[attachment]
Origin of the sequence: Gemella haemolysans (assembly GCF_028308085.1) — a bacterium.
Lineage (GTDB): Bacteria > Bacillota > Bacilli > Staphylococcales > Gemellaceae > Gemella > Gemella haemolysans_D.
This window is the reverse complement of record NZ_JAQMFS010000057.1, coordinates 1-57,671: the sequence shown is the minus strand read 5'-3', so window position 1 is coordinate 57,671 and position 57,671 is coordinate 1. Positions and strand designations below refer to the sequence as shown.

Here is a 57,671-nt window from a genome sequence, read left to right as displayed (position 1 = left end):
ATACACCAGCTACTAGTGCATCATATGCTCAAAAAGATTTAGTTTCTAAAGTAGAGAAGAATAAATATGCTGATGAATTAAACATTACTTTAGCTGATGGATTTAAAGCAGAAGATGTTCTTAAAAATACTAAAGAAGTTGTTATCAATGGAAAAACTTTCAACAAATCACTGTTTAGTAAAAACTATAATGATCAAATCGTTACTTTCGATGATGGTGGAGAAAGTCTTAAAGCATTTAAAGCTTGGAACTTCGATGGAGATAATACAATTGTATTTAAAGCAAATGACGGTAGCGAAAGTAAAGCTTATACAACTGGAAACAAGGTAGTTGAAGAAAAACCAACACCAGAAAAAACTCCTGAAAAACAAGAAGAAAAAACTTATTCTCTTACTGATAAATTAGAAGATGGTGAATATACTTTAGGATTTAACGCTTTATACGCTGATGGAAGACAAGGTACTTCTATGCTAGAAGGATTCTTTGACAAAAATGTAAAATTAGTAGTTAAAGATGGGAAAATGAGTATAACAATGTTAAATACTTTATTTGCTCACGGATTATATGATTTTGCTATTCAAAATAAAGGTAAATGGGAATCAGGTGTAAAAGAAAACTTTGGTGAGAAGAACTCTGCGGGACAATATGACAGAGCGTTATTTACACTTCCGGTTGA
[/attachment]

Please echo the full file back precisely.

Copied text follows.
Origin of the sequence: Gemella haemolysans (assembly GCF_028308085.1) — a bacterium.
Lineage (GTDB): Bacteria > Bacillota > Bacilli > Staphylococcales > Gemellaceae > Gemella > Gemella haemolysans_D.
This window is the reverse complement of record NZ_JAQMFS010000057.1, coordinates 1-57,671: the sequence shown is the minus strand read 5'-3', so window position 1 is coordinate 57,671 and position 57,671 is coordinate 1. Positions and strand designations below refer to the sequence as shown.

Here is a 57,671-nt window from a genome sequence, read left to right as displayed (position 1 = left end):
ATACACCAGCTACTAGTGCATCATATGCTCAAAAAGATTTAGTTTCTAAAGTAGAGAAGAATAAATATGCTGATGAATTAAACATTACTTTAGCTGATGGATTTAAAGCAGAAGATGTTCTTAAAAATACTAAAGAAGTTGTTATCAATGGAAAAACTTTCAACAAATCACTGTTTAGTAAAAACTATAATGATCAAATCGTTACTTTCGATGATGGTGGAGAAAGTCTTAAAGCATTTAAAGCTTGGAACTTCGATGGAGATAATACAATTGTATTTAAAGCAAATGACGGTAGCGAAAGTAAAGCTTATACAACTGGAAACAAGGTAGTTGAAGAAAAACCAACACCAGAAAAAACTCCTGAAAAACAAGAAGAAAAAACTTATTCTCTTACTGATAAATTAGAAGATGGTGAATATACTTTAGGATTTAACGCTTTATACGCTGATGGAAGACAAGGTACTTCTATGCTAGAAGGATTCTTTGACAAAAATGTAAAATTAGTAGTTAAAGATGGGAAAATGAGTATAACAATGTTAAATACTTTATTTGCTCACGGATTATATGATTTTGCTATTCAAAATAAAGGTAAATGGGAATCAGGTGTAAAAGAAAACTTTGGTGAGAAGAACTCTGCGGGACAATATGACAGAGCGTTATTTACACTTCCGGTTGA